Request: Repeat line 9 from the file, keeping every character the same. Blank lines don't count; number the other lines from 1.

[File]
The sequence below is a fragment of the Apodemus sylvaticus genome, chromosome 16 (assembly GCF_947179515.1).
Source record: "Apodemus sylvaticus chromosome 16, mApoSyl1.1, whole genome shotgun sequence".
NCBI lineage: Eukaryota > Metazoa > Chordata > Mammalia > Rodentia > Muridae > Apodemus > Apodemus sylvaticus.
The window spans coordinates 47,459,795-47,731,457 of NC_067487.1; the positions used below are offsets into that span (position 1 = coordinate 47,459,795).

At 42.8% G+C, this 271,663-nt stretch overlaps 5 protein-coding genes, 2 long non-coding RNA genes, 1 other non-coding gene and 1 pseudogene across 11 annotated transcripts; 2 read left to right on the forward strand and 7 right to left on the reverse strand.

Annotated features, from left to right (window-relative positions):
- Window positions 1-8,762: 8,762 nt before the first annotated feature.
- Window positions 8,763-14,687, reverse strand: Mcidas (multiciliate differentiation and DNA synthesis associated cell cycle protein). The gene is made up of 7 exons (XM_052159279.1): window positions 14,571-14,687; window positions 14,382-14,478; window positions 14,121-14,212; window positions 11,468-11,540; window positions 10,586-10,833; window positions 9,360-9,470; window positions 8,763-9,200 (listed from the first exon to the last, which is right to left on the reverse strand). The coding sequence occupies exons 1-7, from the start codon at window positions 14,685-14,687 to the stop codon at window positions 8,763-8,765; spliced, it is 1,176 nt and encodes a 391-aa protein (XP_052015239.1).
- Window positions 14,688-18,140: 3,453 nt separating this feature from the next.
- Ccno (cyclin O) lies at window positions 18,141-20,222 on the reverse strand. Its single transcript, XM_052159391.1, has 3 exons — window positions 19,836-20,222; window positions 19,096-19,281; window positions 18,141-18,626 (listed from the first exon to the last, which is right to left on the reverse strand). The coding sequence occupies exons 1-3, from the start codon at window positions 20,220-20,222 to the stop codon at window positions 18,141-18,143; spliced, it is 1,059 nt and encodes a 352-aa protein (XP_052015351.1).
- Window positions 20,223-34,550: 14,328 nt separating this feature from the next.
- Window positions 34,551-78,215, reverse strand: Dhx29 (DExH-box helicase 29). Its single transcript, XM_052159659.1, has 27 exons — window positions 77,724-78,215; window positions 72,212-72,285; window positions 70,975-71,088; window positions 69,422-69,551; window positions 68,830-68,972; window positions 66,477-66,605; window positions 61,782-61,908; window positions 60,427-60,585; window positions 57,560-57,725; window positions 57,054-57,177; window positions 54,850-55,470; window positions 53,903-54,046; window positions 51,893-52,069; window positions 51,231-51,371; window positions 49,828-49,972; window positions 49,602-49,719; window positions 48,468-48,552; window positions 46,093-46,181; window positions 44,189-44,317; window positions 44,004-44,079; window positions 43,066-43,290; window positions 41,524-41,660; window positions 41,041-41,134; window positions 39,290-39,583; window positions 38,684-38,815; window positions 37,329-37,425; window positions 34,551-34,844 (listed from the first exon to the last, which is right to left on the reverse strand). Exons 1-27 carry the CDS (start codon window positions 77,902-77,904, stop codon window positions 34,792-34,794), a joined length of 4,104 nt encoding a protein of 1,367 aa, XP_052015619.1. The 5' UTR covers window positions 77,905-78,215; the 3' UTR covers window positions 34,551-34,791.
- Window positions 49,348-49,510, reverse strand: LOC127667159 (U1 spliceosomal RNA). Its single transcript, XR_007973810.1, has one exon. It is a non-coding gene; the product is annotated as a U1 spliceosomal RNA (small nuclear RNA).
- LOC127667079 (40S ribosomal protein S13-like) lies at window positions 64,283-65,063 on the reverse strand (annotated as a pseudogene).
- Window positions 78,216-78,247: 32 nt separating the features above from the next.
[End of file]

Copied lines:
- Window positions 14,688-18,140: 3,453 nt separating this feature from the next.